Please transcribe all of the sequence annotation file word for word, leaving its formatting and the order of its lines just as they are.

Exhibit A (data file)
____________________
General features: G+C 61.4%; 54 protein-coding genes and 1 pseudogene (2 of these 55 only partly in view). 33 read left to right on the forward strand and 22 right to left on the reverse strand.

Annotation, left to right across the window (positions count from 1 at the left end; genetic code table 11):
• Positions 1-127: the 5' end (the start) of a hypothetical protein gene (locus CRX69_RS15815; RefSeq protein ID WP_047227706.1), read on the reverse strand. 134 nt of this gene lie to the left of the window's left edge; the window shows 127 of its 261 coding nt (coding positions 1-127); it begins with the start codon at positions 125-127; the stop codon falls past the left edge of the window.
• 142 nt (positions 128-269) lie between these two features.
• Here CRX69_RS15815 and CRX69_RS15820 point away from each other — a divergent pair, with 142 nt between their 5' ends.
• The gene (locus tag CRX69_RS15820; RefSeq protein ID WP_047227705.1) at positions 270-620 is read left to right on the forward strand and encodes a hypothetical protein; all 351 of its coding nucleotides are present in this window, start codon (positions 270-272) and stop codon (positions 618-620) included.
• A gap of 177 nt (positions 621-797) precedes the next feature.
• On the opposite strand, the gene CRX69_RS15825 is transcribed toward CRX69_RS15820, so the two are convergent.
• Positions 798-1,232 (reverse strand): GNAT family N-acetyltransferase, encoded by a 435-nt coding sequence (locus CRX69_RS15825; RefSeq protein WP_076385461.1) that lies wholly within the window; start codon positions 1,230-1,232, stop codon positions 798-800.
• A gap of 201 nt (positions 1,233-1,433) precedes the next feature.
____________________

General features: G+C 61.4%; 54 protein-coding genes and 1 pseudogene (2 of these 55 only partly in view). 33 read left to right on the forward strand and 22 right to left on the reverse strand.

Annotation, left to right across the window (positions count from 1 at the left end; genetic code table 11):
• Positions 1-127: the 5' end (the start) of a hypothetical protein gene (locus CRX69_RS15815; RefSeq protein ID WP_047227706.1), read on the reverse strand. 134 nt of this gene lie to the left of the window's left edge; the window shows 127 of its 261 coding nt (coding positions 1-127); it begins with the start codon at positions 125-127; the stop codon falls past the left edge of the window.
• 142 nt (positions 128-269) lie between these two features.
• Here CRX69_RS15815 and CRX69_RS15820 point away from each other — a divergent pair, with 142 nt between their 5' ends.
• The gene (locus tag CRX69_RS15820; RefSeq protein ID WP_047227705.1) at positions 270-620 is read left to right on the forward strand and encodes a hypothetical protein; all 351 of its coding nucleotides are present in this window, start codon (positions 270-272) and stop codon (positions 618-620) included.
• A gap of 177 nt (positions 621-797) precedes the next feature.
• On the opposite strand, the gene CRX69_RS15825 is transcribed toward CRX69_RS15820, so the two are convergent.
• Positions 798-1,232 (reverse strand): GNAT family N-acetyltransferase, encoded by a 435-nt coding sequence (locus CRX69_RS15825; RefSeq protein WP_076385461.1) that lies wholly within the window; start codon positions 1,230-1,232, stop codon positions 798-800.
• A gap of 201 nt (positions 1,233-1,433) precedes the next feature.